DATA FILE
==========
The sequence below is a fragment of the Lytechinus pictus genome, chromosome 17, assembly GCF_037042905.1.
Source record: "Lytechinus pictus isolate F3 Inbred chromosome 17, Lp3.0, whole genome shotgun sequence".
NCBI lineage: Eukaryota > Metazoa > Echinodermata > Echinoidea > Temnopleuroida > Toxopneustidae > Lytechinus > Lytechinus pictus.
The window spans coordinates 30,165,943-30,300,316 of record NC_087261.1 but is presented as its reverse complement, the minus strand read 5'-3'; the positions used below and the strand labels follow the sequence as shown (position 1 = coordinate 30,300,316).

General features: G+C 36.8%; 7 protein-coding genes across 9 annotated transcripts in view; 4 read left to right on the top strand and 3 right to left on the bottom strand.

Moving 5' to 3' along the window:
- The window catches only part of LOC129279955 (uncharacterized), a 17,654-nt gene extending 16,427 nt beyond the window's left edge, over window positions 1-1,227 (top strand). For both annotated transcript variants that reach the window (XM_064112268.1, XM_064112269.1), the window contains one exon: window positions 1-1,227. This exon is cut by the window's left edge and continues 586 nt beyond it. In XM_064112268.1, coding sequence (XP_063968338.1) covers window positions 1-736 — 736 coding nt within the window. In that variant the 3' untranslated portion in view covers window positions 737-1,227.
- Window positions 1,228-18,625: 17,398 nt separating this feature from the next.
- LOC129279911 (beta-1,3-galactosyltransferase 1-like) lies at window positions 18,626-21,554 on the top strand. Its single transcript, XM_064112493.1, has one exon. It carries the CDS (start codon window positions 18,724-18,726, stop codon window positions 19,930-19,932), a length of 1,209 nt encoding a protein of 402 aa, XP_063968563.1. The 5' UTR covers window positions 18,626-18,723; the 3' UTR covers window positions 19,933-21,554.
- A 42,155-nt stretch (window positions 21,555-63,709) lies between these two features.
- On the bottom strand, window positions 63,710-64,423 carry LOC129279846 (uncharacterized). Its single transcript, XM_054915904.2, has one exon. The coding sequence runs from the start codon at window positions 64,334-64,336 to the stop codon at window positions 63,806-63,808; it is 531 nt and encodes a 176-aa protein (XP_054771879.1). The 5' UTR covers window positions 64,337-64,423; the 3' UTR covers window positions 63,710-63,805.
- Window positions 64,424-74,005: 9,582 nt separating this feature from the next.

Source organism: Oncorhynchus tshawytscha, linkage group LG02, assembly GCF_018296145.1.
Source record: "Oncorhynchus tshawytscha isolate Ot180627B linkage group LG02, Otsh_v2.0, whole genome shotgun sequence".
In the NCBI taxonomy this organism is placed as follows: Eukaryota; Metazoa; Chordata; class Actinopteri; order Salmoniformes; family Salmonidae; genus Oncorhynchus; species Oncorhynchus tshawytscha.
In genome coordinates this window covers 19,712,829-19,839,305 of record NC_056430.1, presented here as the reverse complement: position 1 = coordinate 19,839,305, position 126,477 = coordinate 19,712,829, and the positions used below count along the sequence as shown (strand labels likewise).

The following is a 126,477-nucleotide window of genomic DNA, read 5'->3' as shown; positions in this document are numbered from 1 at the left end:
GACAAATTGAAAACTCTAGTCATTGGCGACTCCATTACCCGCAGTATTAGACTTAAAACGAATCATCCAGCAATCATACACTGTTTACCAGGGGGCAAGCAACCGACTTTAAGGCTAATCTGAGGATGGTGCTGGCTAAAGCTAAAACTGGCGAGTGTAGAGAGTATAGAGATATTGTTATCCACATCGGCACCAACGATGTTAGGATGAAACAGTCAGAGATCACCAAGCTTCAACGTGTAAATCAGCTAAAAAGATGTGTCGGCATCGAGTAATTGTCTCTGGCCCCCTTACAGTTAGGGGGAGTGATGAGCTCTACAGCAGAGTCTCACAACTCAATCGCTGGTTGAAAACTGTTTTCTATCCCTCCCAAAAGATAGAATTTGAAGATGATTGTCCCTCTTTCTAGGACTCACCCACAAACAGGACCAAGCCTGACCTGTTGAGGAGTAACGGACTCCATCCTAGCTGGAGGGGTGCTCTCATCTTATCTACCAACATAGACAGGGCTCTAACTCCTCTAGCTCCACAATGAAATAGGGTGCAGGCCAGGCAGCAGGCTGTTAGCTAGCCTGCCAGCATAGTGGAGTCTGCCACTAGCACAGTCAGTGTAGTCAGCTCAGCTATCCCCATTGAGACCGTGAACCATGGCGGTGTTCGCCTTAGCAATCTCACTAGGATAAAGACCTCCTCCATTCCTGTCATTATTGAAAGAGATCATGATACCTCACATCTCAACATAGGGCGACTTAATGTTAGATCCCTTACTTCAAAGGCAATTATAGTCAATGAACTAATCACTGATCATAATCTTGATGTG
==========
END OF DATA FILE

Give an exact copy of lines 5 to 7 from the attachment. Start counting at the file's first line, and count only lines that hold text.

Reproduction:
General features: G+C 36.8%; 7 protein-coding genes across 9 annotated transcripts in view; 4 read left to right on the top strand and 3 right to left on the bottom strand.

Moving 5' to 3' along the window:
- The window catches only part of LOC129279955 (uncharacterized), a 17,654-nt gene extending 16,427 nt beyond the window's left edge, over window positions 1-1,227 (top strand). For both annotated transcript variants that reach the window (XM_064112268.1, XM_064112269.1), the window contains one exon: window positions 1-1,227. This exon is cut by the window's left edge and continues 586 nt beyond it. In XM_064112268.1, coding sequence (XP_063968338.1) covers window positions 1-736 — 736 coding nt within the window. In that variant the 3' untranslated portion in view covers window positions 737-1,227.